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Publication Date
23 November 2020

Seasonal Dependent Impact of Ice‐Cloud Longwave Scattering on the Polar Climate



Most climate models neglect cloud longwave (LW) scattering because scattering is considered negligible compared to strong LW absorption by clouds and greenhouse gases. While this rationale is valid for simulating extra‐polar regions, it is questionable for the polar regions, where the atmosphere is dry and hence has weak absorption, and ice clouds that have strong scattering capability frequently occur. Using the slab‐ocean Community Earth System Model, we show that ice cloud LW scattering can warm winter surface air temperature by 0.8‐1.8K in the Arctic and 1.3‐1.9K in the Antarctic, while this warming becomes much weaker in polar summer. Such scattering effect cannot be correctly assessed when sea surface temperature and sea ice are prescribed as its effect is manifest through a surface‐atmosphere coupling. Cloud longwave scattering is a necessity for the correct simulation of polar climate and surface radiation budget, especially in the winter.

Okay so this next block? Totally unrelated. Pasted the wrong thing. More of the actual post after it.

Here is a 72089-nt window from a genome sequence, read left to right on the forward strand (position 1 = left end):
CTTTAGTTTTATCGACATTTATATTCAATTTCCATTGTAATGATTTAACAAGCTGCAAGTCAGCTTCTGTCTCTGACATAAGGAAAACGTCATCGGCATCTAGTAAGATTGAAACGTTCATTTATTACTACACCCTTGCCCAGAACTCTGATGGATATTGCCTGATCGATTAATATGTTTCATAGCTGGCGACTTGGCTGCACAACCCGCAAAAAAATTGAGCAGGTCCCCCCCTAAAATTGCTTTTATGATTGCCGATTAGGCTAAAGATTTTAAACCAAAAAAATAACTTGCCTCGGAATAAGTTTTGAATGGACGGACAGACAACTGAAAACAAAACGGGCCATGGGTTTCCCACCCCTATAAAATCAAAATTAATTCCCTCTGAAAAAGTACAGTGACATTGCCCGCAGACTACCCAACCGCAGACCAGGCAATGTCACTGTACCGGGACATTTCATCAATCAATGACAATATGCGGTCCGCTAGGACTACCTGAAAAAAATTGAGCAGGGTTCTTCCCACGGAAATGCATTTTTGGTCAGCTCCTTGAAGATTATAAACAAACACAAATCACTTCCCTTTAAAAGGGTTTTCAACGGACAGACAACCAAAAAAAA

Chen, Yi-Hsuan, Xianglei Huang, Ping Yang, Chia-Pang Kuo, and Xiuhong Chen. 2020. “Seasonal Dependent Impact Of Ice‐Cloud Longwave Scattering On The Polar Climate”. Geophysical Research Letters. doi:10.1029/2020gl090534.
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